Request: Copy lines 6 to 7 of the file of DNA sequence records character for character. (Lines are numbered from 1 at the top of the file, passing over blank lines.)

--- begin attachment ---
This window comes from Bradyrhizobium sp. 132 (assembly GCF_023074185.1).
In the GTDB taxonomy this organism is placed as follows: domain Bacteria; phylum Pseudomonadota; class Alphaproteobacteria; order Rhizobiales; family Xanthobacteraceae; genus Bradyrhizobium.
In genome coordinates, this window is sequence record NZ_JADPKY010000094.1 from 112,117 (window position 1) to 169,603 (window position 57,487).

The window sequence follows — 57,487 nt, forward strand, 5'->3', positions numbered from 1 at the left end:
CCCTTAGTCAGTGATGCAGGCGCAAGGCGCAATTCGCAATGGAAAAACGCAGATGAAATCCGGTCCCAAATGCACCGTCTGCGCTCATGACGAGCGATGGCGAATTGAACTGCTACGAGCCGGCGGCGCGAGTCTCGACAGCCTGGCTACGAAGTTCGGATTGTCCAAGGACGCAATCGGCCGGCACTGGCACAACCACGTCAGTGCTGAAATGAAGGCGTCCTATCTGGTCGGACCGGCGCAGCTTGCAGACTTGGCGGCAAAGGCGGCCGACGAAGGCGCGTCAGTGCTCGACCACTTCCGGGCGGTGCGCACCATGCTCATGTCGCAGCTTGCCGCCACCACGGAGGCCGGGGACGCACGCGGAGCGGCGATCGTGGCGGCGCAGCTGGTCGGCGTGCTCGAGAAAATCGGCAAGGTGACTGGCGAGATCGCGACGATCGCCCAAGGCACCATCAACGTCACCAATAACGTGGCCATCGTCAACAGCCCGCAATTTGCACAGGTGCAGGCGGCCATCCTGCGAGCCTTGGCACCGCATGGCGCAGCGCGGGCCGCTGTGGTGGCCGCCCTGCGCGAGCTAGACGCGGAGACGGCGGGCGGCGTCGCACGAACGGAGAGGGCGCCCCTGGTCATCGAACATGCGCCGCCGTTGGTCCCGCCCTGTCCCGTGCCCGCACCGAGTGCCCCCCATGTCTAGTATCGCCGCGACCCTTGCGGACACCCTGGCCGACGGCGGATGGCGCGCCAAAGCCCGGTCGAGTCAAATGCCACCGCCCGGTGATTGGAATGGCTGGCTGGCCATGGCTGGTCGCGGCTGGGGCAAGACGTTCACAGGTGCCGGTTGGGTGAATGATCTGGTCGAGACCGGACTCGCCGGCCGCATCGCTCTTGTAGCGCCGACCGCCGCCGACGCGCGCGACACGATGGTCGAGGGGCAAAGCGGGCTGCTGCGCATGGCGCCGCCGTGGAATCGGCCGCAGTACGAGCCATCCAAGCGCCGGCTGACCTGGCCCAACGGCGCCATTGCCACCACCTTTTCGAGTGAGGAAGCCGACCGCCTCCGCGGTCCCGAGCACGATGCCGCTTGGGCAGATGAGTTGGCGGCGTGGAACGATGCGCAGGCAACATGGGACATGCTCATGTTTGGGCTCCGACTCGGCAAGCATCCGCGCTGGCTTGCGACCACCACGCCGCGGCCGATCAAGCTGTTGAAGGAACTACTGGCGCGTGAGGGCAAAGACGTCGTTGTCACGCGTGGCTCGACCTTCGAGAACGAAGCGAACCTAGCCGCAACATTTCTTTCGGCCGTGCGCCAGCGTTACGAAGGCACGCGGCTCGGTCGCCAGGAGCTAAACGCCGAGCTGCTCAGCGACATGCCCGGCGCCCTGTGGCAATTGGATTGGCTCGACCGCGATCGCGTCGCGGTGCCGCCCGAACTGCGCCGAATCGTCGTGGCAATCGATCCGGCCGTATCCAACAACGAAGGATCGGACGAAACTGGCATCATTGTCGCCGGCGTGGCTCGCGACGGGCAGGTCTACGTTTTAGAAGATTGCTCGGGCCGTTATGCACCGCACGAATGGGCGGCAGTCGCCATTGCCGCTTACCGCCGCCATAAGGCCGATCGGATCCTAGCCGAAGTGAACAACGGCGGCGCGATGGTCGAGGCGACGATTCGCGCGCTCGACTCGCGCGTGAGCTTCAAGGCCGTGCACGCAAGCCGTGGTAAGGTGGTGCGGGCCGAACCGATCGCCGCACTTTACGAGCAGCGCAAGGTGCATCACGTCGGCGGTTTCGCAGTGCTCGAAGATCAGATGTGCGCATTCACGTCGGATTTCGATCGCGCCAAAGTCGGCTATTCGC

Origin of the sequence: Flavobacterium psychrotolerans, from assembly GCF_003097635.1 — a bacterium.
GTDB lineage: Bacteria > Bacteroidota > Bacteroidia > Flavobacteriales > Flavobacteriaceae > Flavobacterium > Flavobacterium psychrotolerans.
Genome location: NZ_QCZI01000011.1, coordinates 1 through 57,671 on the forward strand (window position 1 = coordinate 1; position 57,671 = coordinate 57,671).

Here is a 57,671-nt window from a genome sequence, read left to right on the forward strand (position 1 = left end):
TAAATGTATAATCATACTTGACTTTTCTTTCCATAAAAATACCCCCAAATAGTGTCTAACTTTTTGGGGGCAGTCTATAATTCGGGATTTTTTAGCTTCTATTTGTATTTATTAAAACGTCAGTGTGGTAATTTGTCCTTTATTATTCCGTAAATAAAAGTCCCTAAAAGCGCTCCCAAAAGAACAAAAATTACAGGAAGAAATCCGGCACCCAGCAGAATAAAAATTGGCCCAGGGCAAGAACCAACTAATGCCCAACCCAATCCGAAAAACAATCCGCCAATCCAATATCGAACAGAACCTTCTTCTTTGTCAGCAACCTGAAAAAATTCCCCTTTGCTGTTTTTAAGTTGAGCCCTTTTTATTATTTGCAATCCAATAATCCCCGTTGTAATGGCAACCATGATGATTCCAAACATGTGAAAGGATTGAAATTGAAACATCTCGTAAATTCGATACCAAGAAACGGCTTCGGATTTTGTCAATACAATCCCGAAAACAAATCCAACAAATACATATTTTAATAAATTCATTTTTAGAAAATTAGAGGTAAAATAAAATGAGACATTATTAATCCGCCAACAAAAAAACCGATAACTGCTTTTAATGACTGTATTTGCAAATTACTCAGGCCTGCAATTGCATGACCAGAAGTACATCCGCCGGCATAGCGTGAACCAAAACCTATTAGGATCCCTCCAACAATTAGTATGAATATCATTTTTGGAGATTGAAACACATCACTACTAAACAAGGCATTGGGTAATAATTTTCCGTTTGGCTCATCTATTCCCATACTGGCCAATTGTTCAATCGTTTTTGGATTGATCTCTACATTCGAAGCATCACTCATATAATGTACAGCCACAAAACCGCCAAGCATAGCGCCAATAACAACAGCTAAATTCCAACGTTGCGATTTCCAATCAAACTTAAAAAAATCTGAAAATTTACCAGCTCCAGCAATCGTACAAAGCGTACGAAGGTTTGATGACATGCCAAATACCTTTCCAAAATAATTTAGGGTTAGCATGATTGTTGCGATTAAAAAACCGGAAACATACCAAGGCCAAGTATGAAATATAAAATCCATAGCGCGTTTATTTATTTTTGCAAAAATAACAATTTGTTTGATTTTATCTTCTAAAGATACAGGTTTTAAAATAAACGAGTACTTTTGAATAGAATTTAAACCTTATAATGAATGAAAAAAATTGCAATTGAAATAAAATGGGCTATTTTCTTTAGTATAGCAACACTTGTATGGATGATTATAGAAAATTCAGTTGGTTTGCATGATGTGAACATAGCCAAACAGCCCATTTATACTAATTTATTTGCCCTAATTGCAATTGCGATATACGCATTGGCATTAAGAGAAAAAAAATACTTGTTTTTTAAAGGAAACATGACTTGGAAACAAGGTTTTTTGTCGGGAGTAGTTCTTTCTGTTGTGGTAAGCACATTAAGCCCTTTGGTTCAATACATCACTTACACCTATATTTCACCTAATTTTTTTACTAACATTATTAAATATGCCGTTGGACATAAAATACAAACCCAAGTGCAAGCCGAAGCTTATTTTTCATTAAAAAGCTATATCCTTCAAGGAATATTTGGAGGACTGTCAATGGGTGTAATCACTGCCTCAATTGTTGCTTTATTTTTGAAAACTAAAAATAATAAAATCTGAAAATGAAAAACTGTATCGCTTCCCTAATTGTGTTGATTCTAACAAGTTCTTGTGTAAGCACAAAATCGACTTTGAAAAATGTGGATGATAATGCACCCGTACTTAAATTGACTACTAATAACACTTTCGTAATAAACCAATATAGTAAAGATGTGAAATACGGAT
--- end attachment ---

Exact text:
Origin of the sequence: Flavobacterium psychrotolerans, from assembly GCF_003097635.1 — a bacterium.
GTDB lineage: Bacteria > Bacteroidota > Bacteroidia > Flavobacteriales > Flavobacteriaceae > Flavobacterium > Flavobacterium psychrotolerans.